Food Reference Source
National Mushroom Day
Food Facts on Mushrooms
A mushroom is the fleshy, spore-bearing fruiting body of a fungus, typically produced above ground on soil or on its food source.
Mushrooms are a low-calorie food usually eaten cooked or raw and as garnish to a meal
Per capita consumption of fresh mushrooms hit an all-time high last year in the United States at 2.8 pounds.
Most mushrooms sold in supermarkets have been commercially grown on mushroom farms.
There are over 5,000 species of mushrooms in the United States. With 12 species, know to be fatal.
National Scallops Day
Food Facts on Scallops
Scallops are typically two to five inches in size and can swim by rapidly opening and closing their shells.
The muscle used for this activity is the only part of the animal that we eat.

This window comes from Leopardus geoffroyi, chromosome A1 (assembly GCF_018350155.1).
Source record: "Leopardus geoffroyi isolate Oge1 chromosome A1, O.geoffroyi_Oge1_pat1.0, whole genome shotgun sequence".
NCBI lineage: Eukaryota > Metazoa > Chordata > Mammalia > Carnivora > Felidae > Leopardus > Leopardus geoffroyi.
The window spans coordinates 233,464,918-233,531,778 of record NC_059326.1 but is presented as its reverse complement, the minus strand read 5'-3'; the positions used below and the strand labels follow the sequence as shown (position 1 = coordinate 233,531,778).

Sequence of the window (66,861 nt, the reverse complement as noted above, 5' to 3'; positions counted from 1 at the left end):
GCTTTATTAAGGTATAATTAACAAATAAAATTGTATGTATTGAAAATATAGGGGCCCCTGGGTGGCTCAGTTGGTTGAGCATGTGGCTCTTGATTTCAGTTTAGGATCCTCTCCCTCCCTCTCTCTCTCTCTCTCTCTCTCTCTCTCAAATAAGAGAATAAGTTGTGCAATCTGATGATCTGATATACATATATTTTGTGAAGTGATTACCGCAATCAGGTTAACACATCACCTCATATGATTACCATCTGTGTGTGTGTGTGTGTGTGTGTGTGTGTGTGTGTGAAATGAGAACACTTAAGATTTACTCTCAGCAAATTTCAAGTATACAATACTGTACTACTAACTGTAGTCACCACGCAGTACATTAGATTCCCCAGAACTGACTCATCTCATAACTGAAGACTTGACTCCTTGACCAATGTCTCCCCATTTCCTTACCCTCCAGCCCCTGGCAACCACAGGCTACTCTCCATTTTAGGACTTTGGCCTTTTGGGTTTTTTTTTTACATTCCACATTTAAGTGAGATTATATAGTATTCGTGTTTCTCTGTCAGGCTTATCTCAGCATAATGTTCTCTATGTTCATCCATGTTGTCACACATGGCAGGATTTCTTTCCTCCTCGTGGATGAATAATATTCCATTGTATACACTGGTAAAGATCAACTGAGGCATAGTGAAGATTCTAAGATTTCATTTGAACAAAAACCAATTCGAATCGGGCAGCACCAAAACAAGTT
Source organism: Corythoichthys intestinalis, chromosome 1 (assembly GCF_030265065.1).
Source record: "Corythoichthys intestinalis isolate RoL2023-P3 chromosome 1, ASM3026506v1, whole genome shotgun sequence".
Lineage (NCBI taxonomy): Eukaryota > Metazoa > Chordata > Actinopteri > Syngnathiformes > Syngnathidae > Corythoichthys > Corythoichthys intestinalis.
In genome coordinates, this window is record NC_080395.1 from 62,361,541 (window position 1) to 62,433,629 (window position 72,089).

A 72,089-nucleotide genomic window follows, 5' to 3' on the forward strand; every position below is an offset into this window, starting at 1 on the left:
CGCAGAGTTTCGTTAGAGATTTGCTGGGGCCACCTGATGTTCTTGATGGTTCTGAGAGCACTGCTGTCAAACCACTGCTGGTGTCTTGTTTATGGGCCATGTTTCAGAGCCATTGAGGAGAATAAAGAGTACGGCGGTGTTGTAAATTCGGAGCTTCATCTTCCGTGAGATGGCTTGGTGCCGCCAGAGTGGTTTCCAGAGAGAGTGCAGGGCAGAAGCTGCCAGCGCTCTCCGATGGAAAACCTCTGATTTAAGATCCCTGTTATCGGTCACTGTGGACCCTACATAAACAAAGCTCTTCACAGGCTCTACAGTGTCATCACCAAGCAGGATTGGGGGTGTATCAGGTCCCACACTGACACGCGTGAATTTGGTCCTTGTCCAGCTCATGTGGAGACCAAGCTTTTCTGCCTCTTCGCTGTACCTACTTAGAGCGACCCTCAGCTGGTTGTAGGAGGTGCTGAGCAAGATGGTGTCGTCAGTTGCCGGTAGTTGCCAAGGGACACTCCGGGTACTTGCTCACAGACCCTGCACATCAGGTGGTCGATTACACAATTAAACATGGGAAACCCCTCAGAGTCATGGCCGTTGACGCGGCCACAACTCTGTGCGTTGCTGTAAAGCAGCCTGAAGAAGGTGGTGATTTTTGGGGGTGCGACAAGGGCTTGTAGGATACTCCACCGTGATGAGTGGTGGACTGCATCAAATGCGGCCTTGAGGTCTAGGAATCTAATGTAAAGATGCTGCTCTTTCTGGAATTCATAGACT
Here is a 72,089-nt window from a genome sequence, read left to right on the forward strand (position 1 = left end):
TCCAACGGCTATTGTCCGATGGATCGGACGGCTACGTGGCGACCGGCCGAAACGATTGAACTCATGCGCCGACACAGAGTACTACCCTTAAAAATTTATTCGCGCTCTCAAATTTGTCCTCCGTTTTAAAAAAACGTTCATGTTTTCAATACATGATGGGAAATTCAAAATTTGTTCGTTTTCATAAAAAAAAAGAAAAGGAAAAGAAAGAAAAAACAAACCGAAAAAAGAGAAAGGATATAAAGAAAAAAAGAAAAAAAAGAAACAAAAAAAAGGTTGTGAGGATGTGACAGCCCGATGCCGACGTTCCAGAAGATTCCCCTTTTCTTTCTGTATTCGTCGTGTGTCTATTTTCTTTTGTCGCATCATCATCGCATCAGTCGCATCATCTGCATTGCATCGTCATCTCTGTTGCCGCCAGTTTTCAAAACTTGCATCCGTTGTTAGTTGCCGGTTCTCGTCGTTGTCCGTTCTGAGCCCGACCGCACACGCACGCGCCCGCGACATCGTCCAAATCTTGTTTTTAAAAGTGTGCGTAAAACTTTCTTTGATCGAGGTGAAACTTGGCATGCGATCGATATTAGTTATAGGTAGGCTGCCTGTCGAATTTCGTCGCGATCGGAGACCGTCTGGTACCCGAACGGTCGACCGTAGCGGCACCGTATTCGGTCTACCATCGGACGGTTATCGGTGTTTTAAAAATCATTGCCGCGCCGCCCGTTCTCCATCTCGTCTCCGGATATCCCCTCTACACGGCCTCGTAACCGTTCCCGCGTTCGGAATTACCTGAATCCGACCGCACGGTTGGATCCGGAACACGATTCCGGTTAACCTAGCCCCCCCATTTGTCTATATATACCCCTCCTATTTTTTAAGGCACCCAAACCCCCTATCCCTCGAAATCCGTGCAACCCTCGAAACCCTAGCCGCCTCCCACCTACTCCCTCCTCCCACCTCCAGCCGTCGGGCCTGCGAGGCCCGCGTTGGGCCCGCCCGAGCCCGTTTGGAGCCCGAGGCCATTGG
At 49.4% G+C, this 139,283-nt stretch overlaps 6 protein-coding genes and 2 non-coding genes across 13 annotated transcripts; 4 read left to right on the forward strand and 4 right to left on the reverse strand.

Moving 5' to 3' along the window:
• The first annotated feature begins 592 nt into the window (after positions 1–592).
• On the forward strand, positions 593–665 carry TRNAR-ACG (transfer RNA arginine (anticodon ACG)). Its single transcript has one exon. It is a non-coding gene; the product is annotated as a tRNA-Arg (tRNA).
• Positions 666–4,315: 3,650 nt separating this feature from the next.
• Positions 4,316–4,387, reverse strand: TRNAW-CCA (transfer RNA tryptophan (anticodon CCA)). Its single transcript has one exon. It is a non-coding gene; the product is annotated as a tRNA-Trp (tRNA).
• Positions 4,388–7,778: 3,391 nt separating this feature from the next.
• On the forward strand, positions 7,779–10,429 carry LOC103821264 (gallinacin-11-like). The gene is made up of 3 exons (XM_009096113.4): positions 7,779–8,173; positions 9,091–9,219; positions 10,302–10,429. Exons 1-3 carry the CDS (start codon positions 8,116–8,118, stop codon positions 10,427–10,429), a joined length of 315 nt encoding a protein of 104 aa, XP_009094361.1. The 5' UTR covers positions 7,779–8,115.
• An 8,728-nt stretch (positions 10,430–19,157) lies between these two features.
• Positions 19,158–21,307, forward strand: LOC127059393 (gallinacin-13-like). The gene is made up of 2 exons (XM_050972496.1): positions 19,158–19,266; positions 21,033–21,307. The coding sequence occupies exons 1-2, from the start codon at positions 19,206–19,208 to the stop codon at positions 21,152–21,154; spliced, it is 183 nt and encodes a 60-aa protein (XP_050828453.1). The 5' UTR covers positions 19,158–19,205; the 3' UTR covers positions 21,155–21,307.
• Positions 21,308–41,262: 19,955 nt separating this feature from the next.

Scallops are a highly prized seafood delicacy, known for their delectable taste and the variety of ways in which they can be prepared.
Scallops are found in all of the world’s oceans.
Scallops that are without any additives are called “dry packed”, scallops that are treated with sodium tripolyphosphate are called “wet packed”.
National Shrimp Day
Food Facts on Shrimp
- Shrimp are swimming crustaceans with long narrow muscular abdomens and long antennae.
- Shrimp can be prepared using many different cooking methods boiling, grilling, steaming, deep-frying, and stir fry.
- Shrimp can be eaten as an appetizer or main course and can be served warm or cold.
- The shrimp industry brings in over 50 billion dollars annually (2010).
- Romans and Greeks had ready access to very large specimens and enjoyed their shrimp prepared many ways. It has been documented that Shrimp was around as in prehistoric times.